Subglacial discharge plume behaviour revealed by CTD-instrumented ringed seals

Alistair Everett, Jack Kohler, Arild Sundfjord, Kit Kovacs, Tomas Torsvik, Ankit Pramanik, Lars Boehme, Christian Lydersen

Research output: Contribution to journalArticlepeer-review

11 Citations (Scopus)


Subglacial discharge plumes increase submarine melting of marine-terminating glaciers significantly; however, in-situ data on their properties and behaviour are limited. We present oceanographic data collected by ringed seals (Pusa hispida) instrumented with GPS-equipped conductivity-temperature-depth satellite relay data loggers (GPS-CTD-SRDLs) in Kongsfjorden, Svalbard, during 2012. The seals foraged just outside the plumes and collected hydrographic data from within the plumes’ upwelling cores as they returned to the surface. The seals encountered water with fractions of subglacial discharge as high as 27% at 60 m below the ocean surface. The ringed seals responded rapidly to spatial and temporal variations in subglacial discharge at the glacier terminus, suggesting that prey becomes available quickly following the appearance of plumes. The seals’ dive locations were used to monitor the presence of plumes over a four-month period. High surface runoff from Kronebreen catchment created strong plumes, but weak plumes were present even during periods of low surface runoff. The continued retreat of Kronebreen, and other tidewater glaciers, will lead to the loss of these marine-termini as the glaciers retreat onto land. The techniques presented here improve our understanding of the drivers of glacial retreat and the implications of future habitat loss for glacier-associated birds and mammals.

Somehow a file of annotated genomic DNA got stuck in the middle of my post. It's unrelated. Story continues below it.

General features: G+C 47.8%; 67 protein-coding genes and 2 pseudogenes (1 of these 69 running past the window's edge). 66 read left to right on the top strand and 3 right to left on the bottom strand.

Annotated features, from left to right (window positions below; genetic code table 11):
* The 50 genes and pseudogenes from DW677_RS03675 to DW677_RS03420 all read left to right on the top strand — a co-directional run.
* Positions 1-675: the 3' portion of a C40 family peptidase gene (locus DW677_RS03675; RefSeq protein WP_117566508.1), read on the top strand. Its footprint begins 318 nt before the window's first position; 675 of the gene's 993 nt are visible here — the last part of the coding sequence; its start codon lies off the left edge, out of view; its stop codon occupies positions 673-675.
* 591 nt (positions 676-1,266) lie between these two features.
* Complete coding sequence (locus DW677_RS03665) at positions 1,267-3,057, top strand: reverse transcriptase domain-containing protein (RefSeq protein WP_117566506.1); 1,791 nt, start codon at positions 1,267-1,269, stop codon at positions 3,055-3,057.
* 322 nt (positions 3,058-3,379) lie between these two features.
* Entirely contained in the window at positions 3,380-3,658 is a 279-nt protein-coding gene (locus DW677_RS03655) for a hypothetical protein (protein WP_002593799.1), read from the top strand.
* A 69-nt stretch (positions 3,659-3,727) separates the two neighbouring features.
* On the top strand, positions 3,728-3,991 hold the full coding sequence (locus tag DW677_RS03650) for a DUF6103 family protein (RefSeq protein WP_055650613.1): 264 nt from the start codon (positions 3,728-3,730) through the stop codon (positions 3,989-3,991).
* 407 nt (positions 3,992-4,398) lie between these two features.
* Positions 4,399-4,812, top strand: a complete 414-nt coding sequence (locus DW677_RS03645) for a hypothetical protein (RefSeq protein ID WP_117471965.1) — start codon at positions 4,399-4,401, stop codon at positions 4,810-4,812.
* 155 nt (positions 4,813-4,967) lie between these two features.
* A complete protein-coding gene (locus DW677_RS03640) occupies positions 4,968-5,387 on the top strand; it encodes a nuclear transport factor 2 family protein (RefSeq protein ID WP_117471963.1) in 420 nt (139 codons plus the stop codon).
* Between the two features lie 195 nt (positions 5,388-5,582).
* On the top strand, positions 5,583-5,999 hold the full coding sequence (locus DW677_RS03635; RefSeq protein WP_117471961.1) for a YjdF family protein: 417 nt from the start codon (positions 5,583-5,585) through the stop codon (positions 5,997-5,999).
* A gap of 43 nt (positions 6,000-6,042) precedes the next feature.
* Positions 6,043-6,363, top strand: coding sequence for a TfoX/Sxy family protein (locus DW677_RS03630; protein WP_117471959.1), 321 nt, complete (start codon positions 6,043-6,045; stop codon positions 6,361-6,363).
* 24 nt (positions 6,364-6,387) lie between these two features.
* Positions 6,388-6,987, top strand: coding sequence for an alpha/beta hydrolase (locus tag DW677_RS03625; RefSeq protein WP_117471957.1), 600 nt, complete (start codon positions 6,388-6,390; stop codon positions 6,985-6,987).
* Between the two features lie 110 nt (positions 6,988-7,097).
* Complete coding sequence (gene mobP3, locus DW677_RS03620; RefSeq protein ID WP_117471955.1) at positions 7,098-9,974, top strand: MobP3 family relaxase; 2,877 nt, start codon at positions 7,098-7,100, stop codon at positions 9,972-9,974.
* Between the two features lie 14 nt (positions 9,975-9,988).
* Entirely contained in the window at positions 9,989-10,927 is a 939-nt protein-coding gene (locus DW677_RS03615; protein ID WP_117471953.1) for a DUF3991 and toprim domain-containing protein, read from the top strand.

Original languageEnglish
Article number13467
Number of pages10
JournalScientific Reports
Publication statusPublished - 7 Sept 2018


Dive into the research topics of 'Subglacial discharge plume behaviour revealed by CTD-instrumented ringed seals'. Together they form a unique fingerprint.

Cite this